"The $60 budget meant that I could still use a luxury item like shrimp in the first-course chowder," says Anne Rosenzweig of Arcadia. For her main course, she saves money by choosing lamb shanks, an economical alternative to the rack of lamb she serves at her restaurant. She marinates the shanks in pure pomegranate juice (a quart sells for about $3 at health food stores), which imbues the meat with a rich sweet-tart flavor. Her frozen pineapple-coconut parfaits with coconut tuiles end the meal on a refreshing tropical note.
For his meal, Charlie Palmer of Aureole splurges on one ingredient: the prosciutto wrapped around the cod in the main course. "You're using such a small amount of it, plus it keeps the inside of the cod so moist and white," he explains. Cod itself is an inexpensive fish that Palmer feels is underappreciated: "It's nice and flaky, and it's a great medium for the flavors of sage and prosciutto." The other elements of his menu--the hearty pumpkin risotto starter and the homey pear scrunch dessert--are Palmer's ideal winter fare at any price, the kind of food that's perfect "when you're sitting in front of the fireplace and it's icy cold outside."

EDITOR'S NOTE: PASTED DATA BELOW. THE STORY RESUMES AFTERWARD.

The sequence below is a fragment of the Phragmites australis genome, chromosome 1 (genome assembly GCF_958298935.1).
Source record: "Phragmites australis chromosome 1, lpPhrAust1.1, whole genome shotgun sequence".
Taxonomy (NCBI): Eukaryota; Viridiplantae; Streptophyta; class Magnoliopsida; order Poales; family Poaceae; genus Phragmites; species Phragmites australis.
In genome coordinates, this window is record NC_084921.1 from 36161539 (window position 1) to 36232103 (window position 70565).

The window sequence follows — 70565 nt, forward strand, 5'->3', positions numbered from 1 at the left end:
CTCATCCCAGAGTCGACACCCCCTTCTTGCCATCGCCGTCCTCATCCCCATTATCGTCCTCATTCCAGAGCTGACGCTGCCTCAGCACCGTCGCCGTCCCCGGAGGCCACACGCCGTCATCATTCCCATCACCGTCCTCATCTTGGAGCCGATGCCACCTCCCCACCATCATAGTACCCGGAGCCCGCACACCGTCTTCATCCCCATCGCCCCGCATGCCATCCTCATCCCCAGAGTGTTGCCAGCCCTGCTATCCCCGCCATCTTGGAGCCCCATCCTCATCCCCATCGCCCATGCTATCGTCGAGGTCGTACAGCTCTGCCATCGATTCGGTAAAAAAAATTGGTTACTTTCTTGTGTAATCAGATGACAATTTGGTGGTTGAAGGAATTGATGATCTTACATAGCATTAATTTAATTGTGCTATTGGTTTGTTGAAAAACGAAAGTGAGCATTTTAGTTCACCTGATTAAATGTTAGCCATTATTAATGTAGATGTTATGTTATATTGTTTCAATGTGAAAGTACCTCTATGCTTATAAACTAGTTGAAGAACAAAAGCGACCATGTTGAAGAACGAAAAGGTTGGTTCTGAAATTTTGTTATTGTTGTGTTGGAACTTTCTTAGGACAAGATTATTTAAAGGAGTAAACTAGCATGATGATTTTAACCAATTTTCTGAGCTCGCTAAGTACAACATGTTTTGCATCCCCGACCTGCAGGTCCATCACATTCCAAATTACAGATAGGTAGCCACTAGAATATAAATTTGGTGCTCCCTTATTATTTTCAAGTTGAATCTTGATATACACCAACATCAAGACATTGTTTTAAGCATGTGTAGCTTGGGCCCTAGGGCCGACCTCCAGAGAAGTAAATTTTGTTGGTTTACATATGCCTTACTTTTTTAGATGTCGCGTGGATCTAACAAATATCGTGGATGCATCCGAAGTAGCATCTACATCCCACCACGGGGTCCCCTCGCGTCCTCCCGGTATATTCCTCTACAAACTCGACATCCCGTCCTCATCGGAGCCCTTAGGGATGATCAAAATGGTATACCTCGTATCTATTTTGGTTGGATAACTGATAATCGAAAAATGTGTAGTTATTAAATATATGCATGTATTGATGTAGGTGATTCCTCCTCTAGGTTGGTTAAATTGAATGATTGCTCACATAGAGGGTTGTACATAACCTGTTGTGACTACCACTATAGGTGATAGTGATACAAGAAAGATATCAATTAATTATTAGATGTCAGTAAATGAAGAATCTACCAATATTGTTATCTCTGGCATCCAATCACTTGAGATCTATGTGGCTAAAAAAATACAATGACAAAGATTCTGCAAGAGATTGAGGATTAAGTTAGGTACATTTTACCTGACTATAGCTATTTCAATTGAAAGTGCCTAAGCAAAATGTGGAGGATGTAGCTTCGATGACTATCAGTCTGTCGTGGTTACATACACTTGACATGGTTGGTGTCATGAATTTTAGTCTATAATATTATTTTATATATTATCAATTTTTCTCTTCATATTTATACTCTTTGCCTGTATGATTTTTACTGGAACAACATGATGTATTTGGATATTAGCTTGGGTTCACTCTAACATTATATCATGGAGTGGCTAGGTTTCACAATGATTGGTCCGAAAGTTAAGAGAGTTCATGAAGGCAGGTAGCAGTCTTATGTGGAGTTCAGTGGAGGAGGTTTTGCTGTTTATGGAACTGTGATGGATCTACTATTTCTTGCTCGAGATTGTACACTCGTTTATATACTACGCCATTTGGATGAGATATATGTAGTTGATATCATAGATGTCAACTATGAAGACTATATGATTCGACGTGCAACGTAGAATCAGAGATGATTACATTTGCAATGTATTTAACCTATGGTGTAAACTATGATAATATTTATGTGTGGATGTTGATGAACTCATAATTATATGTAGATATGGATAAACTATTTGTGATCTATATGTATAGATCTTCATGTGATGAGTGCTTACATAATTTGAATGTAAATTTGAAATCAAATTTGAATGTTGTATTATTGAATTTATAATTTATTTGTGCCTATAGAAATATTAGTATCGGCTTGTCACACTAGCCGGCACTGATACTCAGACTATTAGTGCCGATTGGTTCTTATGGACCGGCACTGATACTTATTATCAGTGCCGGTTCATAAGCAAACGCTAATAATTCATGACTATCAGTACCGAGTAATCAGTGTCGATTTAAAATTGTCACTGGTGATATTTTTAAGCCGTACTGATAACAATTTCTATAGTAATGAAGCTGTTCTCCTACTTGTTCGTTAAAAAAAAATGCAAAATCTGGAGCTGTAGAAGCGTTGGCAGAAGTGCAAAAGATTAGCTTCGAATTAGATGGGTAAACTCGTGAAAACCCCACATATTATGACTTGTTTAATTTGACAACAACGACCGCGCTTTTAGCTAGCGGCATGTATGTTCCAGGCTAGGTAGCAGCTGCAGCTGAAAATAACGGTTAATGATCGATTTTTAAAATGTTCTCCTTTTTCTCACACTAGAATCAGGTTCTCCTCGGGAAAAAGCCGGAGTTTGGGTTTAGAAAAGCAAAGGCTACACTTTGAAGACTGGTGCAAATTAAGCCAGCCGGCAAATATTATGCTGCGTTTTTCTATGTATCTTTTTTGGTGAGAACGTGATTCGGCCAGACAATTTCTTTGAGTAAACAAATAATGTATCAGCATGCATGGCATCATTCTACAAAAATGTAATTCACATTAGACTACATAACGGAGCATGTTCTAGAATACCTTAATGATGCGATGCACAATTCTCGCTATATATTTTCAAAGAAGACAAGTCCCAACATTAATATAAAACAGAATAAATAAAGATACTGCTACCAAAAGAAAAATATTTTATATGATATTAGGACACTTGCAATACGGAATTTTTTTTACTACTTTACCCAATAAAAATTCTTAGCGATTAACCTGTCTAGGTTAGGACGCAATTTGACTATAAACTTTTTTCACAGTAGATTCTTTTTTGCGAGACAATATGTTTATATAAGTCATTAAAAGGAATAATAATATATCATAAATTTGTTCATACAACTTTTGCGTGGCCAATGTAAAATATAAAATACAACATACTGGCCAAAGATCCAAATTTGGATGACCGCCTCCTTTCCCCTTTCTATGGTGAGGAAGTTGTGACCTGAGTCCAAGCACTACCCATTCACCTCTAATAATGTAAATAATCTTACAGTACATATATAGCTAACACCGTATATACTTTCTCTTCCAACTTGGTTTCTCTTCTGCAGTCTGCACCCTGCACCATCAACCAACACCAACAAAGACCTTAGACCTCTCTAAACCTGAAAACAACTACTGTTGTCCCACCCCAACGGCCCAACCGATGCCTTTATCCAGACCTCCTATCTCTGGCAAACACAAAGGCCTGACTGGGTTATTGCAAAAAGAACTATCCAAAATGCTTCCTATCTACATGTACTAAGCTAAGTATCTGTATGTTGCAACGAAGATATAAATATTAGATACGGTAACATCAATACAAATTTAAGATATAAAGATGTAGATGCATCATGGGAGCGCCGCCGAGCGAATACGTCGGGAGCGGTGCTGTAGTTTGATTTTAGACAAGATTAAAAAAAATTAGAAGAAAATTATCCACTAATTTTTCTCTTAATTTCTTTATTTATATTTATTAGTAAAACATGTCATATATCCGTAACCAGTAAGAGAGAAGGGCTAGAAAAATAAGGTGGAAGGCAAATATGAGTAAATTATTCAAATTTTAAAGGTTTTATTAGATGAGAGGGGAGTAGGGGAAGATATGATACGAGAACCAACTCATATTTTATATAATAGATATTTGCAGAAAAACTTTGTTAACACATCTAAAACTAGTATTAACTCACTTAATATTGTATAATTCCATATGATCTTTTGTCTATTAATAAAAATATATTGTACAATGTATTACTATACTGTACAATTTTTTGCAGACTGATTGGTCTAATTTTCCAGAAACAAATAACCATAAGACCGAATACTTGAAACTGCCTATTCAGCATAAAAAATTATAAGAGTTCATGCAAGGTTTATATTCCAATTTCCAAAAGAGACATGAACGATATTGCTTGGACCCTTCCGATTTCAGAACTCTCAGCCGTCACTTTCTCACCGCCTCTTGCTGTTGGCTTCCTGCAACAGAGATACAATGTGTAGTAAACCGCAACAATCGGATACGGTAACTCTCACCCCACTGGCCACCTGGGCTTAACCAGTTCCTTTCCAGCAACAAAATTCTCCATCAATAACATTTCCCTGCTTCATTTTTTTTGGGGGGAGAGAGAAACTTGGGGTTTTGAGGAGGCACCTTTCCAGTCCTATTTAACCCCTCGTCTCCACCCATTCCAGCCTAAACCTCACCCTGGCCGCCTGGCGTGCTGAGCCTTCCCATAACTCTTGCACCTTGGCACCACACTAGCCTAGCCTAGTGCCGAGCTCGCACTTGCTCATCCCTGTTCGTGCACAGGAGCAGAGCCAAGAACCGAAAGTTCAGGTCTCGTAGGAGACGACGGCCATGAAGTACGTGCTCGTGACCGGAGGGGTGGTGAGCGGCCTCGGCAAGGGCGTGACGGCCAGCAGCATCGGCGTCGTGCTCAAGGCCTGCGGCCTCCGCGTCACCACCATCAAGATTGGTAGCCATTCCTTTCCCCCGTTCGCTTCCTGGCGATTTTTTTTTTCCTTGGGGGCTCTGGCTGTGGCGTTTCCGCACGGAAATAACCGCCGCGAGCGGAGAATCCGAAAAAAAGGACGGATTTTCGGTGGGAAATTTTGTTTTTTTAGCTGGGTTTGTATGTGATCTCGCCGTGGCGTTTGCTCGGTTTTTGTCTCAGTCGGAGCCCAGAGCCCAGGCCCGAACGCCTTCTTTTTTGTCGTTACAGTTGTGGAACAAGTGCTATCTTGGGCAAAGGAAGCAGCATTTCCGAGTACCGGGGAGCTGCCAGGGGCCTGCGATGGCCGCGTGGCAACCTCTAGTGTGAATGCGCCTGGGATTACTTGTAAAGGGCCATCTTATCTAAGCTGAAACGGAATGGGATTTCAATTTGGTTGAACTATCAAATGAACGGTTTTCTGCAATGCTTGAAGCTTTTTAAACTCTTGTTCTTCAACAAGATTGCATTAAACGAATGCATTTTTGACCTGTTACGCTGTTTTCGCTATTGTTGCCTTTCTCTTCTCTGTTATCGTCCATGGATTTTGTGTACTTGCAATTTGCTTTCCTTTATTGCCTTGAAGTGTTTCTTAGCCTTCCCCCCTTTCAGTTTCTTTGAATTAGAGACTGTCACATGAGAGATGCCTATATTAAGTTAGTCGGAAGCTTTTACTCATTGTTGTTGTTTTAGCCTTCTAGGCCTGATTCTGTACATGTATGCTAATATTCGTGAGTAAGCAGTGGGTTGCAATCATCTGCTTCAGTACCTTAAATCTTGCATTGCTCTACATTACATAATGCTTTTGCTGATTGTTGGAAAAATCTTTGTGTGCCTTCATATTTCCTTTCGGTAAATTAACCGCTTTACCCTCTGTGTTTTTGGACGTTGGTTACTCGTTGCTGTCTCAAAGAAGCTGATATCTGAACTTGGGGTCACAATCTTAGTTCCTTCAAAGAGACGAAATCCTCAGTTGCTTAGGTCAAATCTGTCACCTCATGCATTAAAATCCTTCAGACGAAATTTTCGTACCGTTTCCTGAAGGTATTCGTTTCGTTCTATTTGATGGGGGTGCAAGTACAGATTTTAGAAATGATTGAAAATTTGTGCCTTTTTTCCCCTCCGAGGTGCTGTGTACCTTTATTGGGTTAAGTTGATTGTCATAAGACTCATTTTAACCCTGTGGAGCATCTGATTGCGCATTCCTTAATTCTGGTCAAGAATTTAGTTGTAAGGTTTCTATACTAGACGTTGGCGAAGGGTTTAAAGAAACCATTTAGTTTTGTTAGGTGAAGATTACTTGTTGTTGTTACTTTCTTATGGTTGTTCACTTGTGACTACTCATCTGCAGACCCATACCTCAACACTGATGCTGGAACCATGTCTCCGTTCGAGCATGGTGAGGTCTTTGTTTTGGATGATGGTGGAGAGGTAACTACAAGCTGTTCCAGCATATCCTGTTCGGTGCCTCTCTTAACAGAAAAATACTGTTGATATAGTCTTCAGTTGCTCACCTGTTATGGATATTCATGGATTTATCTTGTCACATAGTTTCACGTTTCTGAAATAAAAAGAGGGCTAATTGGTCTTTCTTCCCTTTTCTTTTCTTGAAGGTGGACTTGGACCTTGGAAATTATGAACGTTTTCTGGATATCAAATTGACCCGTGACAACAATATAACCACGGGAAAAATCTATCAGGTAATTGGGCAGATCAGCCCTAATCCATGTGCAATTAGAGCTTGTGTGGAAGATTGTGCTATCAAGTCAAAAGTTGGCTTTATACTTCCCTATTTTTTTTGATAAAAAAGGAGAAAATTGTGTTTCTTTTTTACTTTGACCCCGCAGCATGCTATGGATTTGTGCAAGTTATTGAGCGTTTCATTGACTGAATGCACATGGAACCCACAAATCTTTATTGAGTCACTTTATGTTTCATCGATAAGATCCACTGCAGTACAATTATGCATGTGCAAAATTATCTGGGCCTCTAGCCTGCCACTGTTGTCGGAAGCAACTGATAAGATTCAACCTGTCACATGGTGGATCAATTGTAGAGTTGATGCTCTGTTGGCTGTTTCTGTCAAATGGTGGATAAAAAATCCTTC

"In the summertime, it is easier to feed six for $60," laments Daniel Boulud of Restaurant Daniel. "People don't eat as much or need as many calories." Boulud rises to the challenge of creating robust winter food with a main course of pork shoulder, a relatively inexpensive but delicious cut of meat. The pork is braised until it's tender and then cooked with green lentils and endives, which add an opulent touch. (To make the most of every dollar, save the bones from the pork shoulder for soup.) The smoked trout in Boulud's first-course salad and the dried cranberries in his bread-pudding dessert are pricey ingredients, but they deliver so much flavor that only small